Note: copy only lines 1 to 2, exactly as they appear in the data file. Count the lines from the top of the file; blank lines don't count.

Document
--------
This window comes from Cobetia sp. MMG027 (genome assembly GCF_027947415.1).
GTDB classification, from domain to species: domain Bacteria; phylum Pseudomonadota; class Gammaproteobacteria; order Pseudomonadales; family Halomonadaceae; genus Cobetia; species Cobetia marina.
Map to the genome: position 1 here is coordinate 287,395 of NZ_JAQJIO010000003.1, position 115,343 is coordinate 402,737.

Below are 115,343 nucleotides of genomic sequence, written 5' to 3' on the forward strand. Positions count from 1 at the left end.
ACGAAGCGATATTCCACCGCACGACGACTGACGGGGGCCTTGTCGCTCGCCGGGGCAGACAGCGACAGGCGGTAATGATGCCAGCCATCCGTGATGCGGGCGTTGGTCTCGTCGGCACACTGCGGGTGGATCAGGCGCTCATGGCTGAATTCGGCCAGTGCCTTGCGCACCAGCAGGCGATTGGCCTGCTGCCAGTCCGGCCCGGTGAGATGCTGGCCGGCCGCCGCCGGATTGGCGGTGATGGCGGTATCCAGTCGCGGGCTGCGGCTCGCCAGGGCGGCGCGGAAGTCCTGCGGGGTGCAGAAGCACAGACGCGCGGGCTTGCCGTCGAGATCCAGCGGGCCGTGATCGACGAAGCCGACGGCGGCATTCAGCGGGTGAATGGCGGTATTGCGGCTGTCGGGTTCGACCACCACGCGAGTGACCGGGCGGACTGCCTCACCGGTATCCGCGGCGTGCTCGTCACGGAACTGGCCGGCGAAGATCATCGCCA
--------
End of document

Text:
This window comes from Cobetia sp. MMG027 (genome assembly GCF_027947415.1).
GTDB classification, from domain to species: domain Bacteria; phylum Pseudomonadota; class Gammaproteobacteria; order Pseudomonadales; family Halomonadaceae; genus Cobetia; species Cobetia marina.